Using copper sulfate in ponds
Copper has been used for many years for effective control of algae in farm ponds and in aquaculture operations.
However, when using copper, pond owners should be aware there is only a thin line that separates effective algae-treatment levels from lethal overdoses to fish. This is why managers need to know when and how to use copper in aquatic systems and what precautions to take before using it.
Copper can be used to control pond algae, including filamentous algae such as Spirogyra spp., Pithophora spp., Cladophora spp. and the higher algae Chara and Nitella.
Copper comes in several readily water soluble forms, the cheapest and most commonly used is copper sulfate. This form of copper is available as a crystal or powder and is known as “bluestone” or “powder blue.” When copper sulfate is bought from a commercial manufacturer of copper, the percentage of copper in the formula should be carefully noted.
Several companies market copper in chelated liquid and crystal forms.
Chelated copper compounds stay in solution longer than copper sulfate does, tend to control algae better and are safer to fish. Chelated compounds do have higher initial costs than copper sulfate does. Dosage rates of copper compounds depend upon both manufacturers’ instructions and chemical types.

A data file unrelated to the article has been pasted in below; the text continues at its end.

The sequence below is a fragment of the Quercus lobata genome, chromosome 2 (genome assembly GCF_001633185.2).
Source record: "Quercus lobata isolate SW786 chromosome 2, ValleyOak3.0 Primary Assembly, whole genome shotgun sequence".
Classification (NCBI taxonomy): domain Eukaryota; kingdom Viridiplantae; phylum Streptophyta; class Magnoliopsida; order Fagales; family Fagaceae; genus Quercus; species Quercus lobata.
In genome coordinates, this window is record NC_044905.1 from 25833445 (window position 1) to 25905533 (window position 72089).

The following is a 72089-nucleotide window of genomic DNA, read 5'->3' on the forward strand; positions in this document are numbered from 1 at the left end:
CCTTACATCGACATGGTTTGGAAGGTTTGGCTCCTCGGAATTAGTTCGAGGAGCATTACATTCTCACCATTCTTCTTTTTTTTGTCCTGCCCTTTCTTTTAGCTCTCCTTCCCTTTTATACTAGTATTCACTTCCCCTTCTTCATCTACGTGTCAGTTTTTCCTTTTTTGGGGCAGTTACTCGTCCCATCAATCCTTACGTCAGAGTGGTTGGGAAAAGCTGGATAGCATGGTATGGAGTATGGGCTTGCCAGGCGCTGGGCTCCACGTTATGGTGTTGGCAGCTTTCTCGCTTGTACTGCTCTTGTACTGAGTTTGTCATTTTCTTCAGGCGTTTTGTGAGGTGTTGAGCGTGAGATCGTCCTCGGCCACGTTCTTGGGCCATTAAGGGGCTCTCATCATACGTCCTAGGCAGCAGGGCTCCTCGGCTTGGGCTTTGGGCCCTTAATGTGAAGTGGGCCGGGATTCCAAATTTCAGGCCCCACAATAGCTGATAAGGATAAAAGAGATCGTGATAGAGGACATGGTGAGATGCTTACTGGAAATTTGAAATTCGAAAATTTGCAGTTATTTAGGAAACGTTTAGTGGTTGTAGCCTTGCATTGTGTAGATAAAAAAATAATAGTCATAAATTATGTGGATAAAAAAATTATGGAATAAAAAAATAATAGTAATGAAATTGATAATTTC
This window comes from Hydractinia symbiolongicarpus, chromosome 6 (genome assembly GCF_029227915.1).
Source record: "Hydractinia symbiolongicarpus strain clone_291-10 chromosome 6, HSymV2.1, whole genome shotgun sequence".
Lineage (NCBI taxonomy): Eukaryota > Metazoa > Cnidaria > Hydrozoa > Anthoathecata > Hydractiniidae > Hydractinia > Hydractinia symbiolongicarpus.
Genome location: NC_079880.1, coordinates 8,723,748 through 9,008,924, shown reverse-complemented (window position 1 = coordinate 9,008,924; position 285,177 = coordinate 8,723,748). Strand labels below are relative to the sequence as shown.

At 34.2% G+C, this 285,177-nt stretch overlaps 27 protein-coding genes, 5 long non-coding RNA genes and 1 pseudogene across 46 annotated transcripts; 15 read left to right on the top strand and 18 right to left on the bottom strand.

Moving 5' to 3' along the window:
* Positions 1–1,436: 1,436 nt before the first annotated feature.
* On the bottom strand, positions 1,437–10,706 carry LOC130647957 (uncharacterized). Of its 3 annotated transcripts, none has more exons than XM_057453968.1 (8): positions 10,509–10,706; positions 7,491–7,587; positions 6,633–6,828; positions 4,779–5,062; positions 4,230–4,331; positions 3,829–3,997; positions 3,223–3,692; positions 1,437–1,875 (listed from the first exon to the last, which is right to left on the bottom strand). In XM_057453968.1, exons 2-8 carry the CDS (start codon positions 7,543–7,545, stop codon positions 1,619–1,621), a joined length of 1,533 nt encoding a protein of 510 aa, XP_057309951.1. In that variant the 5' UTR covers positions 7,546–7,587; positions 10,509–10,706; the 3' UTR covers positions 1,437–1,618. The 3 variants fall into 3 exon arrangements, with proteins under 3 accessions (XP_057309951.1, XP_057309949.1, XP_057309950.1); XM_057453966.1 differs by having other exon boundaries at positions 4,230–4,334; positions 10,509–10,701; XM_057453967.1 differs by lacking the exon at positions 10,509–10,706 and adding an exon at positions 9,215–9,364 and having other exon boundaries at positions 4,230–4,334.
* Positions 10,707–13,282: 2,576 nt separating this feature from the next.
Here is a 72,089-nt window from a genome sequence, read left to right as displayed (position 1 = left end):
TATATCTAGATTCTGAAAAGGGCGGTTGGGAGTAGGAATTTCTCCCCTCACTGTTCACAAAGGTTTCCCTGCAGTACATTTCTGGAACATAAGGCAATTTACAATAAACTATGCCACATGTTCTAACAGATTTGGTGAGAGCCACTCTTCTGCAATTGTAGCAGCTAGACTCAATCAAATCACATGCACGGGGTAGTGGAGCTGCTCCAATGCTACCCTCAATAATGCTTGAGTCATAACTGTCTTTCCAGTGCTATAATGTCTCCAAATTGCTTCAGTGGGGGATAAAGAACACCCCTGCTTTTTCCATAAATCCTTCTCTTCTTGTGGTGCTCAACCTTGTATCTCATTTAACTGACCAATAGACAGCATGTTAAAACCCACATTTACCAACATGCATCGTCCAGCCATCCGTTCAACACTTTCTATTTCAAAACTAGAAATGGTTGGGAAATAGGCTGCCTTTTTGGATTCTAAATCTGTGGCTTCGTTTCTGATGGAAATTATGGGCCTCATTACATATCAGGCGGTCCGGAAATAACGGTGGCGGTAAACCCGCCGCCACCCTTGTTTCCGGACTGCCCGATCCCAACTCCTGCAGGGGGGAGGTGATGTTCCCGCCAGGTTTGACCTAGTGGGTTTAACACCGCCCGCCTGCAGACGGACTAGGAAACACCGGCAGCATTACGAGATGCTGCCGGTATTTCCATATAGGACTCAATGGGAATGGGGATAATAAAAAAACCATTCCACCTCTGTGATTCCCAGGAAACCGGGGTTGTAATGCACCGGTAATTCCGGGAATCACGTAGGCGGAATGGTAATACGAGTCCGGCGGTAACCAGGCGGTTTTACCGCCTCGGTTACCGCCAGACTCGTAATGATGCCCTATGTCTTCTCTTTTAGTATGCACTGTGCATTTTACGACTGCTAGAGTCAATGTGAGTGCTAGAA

Dosage rates must be determined before any type of copper treatment can be used.
The first step before using copper is to measure the total alkalinity of the pond water in ppm or parts per million and the pH. This is important since the toxicity of copper to fish increases as the total alkalinity and pH decrease. If total alkalinity is less than 40 ppm, copper treatments are not recommended because of the risk to fish.
Gary Burtle, University of Georgia aquaculture specialist said, “Alkalinity is the ability of water to neutralize an acid and is based on the number of calcium ions in the water column. When using copper compounds in ponds with alkalinity readings below 40 ppm there is a greater chance that copper will be toxic to fish. At these lower alkalinity levels copper can precipitate out of the water column onto the gills of the fish and this is where the damage occurs.”
When applying copper the volume of water should be determined and the compound carefully weighed out and then thoroughly dissolved in water.
Copper sulfate is much heavier than water, and if crystals or powder is simply thrown into the pond, it will sink to the bottom and will be bound up in the bottom sediments. Copper sulfate should be as diluted as much as possible and great care should be taken when applying it to the pond surface to prevent hot spots from occurring.
Copper treatments are very effective algaecides and are inexpensive compared with other types of chemical treatments. However, caution must be used when applying copper because of its potential harmful effects to fish and other aquatic life. If your pond water is low in alkalinity, pH or if you have a heavy algae bloom and no aeration, copper treatments should not be considered.